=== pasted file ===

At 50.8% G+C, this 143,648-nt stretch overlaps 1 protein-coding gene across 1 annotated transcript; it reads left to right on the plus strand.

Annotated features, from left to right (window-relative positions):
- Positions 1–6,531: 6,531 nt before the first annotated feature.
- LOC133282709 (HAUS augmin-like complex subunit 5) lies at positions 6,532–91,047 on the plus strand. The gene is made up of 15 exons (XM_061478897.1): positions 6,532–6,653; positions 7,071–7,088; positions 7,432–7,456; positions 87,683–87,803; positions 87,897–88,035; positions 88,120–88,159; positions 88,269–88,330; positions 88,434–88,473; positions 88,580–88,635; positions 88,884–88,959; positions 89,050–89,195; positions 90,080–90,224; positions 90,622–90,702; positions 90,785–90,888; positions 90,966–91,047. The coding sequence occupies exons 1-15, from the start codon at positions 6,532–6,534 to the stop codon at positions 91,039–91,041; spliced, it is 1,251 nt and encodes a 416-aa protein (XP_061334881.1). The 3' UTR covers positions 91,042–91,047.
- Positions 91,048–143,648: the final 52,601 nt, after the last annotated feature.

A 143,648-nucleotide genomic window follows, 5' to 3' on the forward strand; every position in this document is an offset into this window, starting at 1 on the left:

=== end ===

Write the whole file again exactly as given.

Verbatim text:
At 50.8% G+C, this 143,648-nt stretch overlaps 1 protein-coding gene across 1 annotated transcript; it reads left to right on the plus strand.

Annotated features, from left to right (window-relative positions):
- Positions 1–6,531: 6,531 nt before the first annotated feature.
- LOC133282709 (HAUS augmin-like complex subunit 5) lies at positions 6,532–91,047 on the plus strand. The gene is made up of 15 exons (XM_061478897.1): positions 6,532–6,653; positions 7,071–7,088; positions 7,432–7,456; positions 87,683–87,803; positions 87,897–88,035; positions 88,120–88,159; positions 88,269–88,330; positions 88,434–88,473; positions 88,580–88,635; positions 88,884–88,959; positions 89,050–89,195; positions 90,080–90,224; positions 90,622–90,702; positions 90,785–90,888; positions 90,966–91,047. The coding sequence occupies exons 1-15, from the start codon at positions 6,532–6,534 to the stop codon at positions 91,039–91,041; spliced, it is 1,251 nt and encodes a 416-aa protein (XP_061334881.1). The 3' UTR covers positions 91,042–91,047.
- Positions 91,048–143,648: the final 52,601 nt, after the last annotated feature.

A 143,648-nucleotide genomic window follows, 5' to 3' on the forward strand; every position in this document is an offset into this window, starting at 1 on the left: